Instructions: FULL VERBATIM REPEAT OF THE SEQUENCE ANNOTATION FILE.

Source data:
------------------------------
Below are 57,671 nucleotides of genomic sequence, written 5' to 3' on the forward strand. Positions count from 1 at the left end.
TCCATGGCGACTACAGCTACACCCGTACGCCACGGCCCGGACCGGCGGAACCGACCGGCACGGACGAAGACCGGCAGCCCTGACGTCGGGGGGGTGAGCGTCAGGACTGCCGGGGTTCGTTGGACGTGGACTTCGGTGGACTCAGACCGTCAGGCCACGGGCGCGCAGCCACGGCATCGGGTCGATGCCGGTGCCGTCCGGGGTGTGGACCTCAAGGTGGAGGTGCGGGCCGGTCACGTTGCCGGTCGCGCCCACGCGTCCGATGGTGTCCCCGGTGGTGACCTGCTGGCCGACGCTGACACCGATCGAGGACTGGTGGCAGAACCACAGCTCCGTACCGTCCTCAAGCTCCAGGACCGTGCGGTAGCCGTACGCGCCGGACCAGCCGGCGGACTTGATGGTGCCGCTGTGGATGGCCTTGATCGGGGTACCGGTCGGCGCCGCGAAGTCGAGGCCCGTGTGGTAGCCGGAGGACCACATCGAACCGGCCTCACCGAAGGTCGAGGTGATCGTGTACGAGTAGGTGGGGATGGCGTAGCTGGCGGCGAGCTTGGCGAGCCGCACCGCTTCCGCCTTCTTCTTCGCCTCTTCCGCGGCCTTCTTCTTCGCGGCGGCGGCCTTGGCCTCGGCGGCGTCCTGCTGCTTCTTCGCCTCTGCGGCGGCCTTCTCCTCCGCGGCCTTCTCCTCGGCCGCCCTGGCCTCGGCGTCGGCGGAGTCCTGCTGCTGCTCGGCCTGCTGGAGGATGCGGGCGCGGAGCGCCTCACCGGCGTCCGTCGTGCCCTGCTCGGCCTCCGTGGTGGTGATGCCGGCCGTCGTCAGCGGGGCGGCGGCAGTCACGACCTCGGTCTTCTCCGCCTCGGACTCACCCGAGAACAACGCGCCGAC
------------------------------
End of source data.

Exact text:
Below are 57,671 nucleotides of genomic sequence, written 5' to 3' on the forward strand. Positions count from 1 at the left end.
TCCATGGCGACTACAGCTACACCCGTACGCCACGGCCCGGACCGGCGGAACCGACCGGCACGGACGAAGACCGGCAGCCCTGACGTCGGGGGGGTGAGCGTCAGGACTGCCGGGGTTCGTTGGACGTGGACTTCGGTGGACTCAGACCGTCAGGCCACGGGCGCGCAGCCACGGCATCGGGTCGATGCCGGTGCCGTCCGGGGTGTGGACCTCAAGGTGGAGGTGCGGGCCGGTCACGTTGCCGGTCGCGCCCACGCGTCCGATGGTGTCCCCGGTGGTGACCTGCTGGCCGACGCTGACACCGATCGAGGACTGGTGGCAGAACCACAGCTCCGTACCGTCCTCAAGCTCCAGGACCGTGCGGTAGCCGTACGCGCCGGACCAGCCGGCGGACTTGATGGTGCCGCTGTGGATGGCCTTGATCGGGGTACCGGTCGGCGCCGCGAAGTCGAGGCCCGTGTGGTAGCCGGAGGACCACATCGAACCGGCCTCACCGAAGGTCGAGGTGATCGTGTACGAGTAGGTGGGGATGGCGTAGCTGGCGGCGAGCTTGGCGAGCCGCACCGCTTCCGCCTTCTTCTTCGCCTCTTCCGCGGCCTTCTTCTTCGCGGCGGCGGCCTTGGCCTCGGCGGCGTCCTGCTGCTTCTTCGCCTCTGCGGCGGCCTTCTCCTCCGCGGCCTTCTCCTCGGCCGCCCTGGCCTCGGCGTCGGCGGAGTCCTGCTGCTGCTCGGCCTGCTGGAGGATGCGGGCGCGGAGCGCCTCACCGGCGTCCGTCGTGCCCTGCTCGGCCTCCGTGGTGGTGATGCCGGCCGTCGTCAGCGGGGCGGCGGCAGTCACGACCTCGGTCTTCTCCGCCTCGGACTCACCCGAGAACAACGCGCCGAC